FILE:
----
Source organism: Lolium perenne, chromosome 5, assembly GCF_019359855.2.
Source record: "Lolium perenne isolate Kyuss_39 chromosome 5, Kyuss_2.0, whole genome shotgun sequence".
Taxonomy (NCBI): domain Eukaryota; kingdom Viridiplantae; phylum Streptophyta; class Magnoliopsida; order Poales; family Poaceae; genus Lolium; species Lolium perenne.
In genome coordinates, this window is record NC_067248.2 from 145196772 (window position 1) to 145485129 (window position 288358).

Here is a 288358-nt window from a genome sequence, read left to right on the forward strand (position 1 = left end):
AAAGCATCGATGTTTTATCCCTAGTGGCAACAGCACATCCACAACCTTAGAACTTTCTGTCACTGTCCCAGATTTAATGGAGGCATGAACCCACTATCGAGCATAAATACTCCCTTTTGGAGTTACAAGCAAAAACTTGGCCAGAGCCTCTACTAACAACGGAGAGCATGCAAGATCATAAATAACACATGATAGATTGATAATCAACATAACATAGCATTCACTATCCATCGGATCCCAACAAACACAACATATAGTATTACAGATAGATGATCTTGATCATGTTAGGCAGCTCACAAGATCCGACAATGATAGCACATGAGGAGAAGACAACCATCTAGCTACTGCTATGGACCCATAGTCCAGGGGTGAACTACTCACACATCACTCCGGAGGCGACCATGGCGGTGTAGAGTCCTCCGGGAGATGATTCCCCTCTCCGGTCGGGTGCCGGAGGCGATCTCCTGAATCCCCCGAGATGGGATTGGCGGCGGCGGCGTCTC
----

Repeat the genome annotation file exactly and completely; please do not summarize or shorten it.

Source organism: Lolium perenne, chromosome 5, assembly GCF_019359855.2.
Source record: "Lolium perenne isolate Kyuss_39 chromosome 5, Kyuss_2.0, whole genome shotgun sequence".
Taxonomy (NCBI): domain Eukaryota; kingdom Viridiplantae; phylum Streptophyta; class Magnoliopsida; order Poales; family Poaceae; genus Lolium; species Lolium perenne.
In genome coordinates, this window is record NC_067248.2 from 145196772 (window position 1) to 145485129 (window position 288358).

Here is a 288358-nt window from a genome sequence, read left to right on the forward strand (position 1 = left end):
AAAGCATCGATGTTTTATCCCTAGTGGCAACAGCACATCCACAACCTTAGAACTTTCTGTCACTGTCCCAGATTTAATGGAGGCATGAACCCACTATCGAGCATAAATACTCCCTTTTGGAGTTACAAGCAAAAACTTGGCCAGAGCCTCTACTAACAACGGAGAGCATGCAAGATCATAAATAACACATGATAGATTGATAATCAACATAACATAGCATTCACTATCCATCGGATCCCAACAAACACAACATATAGTATTACAGATAGATGATCTTGATCATGTTAGGCAGCTCACAAGATCCGACAATGATAGCACATGAGGAGAAGACAACCATCTAGCTACTGCTATGGACCCATAGTCCAGGGGTGAACTACTCACACATCACTCCGGAGGCGACCATGGCGGTGTAGAGTCCTCCGGGAGATGATTCCCCTCTCCGGTCGGGTGCCGGAGGCGATCTCCTGAATCCCCCGAGATGGGATTGGCGGCGGCGGCGTCTC